DOT chief 'deeply concerned' about dangers of cell-phone use while driving

Statement comes in response to release of previously withheld documents on cell phone use and highway deaths

Federal officials today acknowledged the dangers of using a cell phone or texting while driving, saying the U.S. secretary of Transportation is "deeply concerned" about drivers distracted by using cell phones or texting.

The Department of Transportation statement comes after the release of federal documents obtained under pressure by consumer advocacy groups showing for the first time that federal transportation officials were aware that cell-phone use while driving caused hundreds of highway deaths annually as early as 2002.

In an e-mail statement to Computerworld, a DOT spokesman said that DOT Secretary Ray LaHood "is deeply concerned that drivers are taking their focus off the road to send text messages or use the cell phone."

While the statement does not urge drivers to stop driving while making calls, it adds that "distracted driving causes crashes, and we want to stress that the best way to avoid accidents is for drivers to keep their eyes and their concentration on the road when they get behind the wheel."

The DOT issued the statement following the release of hundreds of pages documents from 2003 obtained under the Freedom of Information Act by two consumer advocacy groups, the Center for Auto Safety and Public Citizen. The documents were first provided to the New York Times, and also posted to the Center for Auto Safety Web site.

The documents include findings in which highway safety researchers estimated in 2003 that cell phone use by drivers caused 955 fatalities and 240,000 accidents in 2002.

The documents also include a draft letter to the nation's governors from the DOT secretary at the time, Norman Mineta, who was appointed by President Bush, stating that the "use of cell phones while driving has contributed to an increasing number of crashes, injuries and fatalities." However, the letter was never sent to the governors.

The draft letter also notes a finding that scientific research had demonstrated even in 2003 that there is "little, if any, difference" between using a hands-free device and a cell phone, because having a phone conversation itself "degrades a driver's performance."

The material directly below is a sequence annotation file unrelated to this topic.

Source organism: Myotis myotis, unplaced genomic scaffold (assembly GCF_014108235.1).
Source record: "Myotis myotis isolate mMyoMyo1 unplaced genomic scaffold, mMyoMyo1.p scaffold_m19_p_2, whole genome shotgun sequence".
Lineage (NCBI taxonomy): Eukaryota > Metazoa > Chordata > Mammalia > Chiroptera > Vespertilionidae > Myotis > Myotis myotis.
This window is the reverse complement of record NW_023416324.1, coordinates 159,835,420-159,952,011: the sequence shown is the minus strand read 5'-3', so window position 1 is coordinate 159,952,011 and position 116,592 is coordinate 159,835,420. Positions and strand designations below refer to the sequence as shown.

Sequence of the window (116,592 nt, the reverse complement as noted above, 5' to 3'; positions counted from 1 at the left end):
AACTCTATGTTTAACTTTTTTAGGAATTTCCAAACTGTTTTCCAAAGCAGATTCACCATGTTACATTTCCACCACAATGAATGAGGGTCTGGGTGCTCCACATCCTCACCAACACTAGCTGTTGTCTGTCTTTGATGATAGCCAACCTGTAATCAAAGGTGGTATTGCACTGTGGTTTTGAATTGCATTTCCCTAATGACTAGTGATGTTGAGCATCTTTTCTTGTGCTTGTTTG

The letter even recommends to the governors that drivers in their states not use cell phones when driving except in emergencies, and recommends that states not pass legislation requiring hands-free phones because such legislation could "erroneously imply that hands-free phones are safe to use while driving."

The draft letter and the other documents never became public until attorneys at Public Citizen and the Center for Auto Safety sought their release from the National Highway Traffic Safety Administration, a DOT agency, starting in 2008. The NHTSA would not comment on the matter, referring all queries to the DOT.

Both groups said the delay in the release of information has meant that more people have died in motor vehicle accidents involving cell phone use in the subsequent six years, and that legislation by various states that might have saved lives was delayed or diluted.

"People died in crashes because the government withheld this information," said Clarence Ditlow, executive director of the Center for Auto Safety, in an interview. "States passed laws and took action to restrict only handheld cell-phone use assuming hands-free cell-phone use was safe. The studies NHTSA concealed showed that all cell-phone use is as hazardous as drinking and driving."

Ditlow said the findings showed that a driver using a cell phone was four times as likely to be involved in a crash as other drivers, while the dangers of texting while driving were even higher.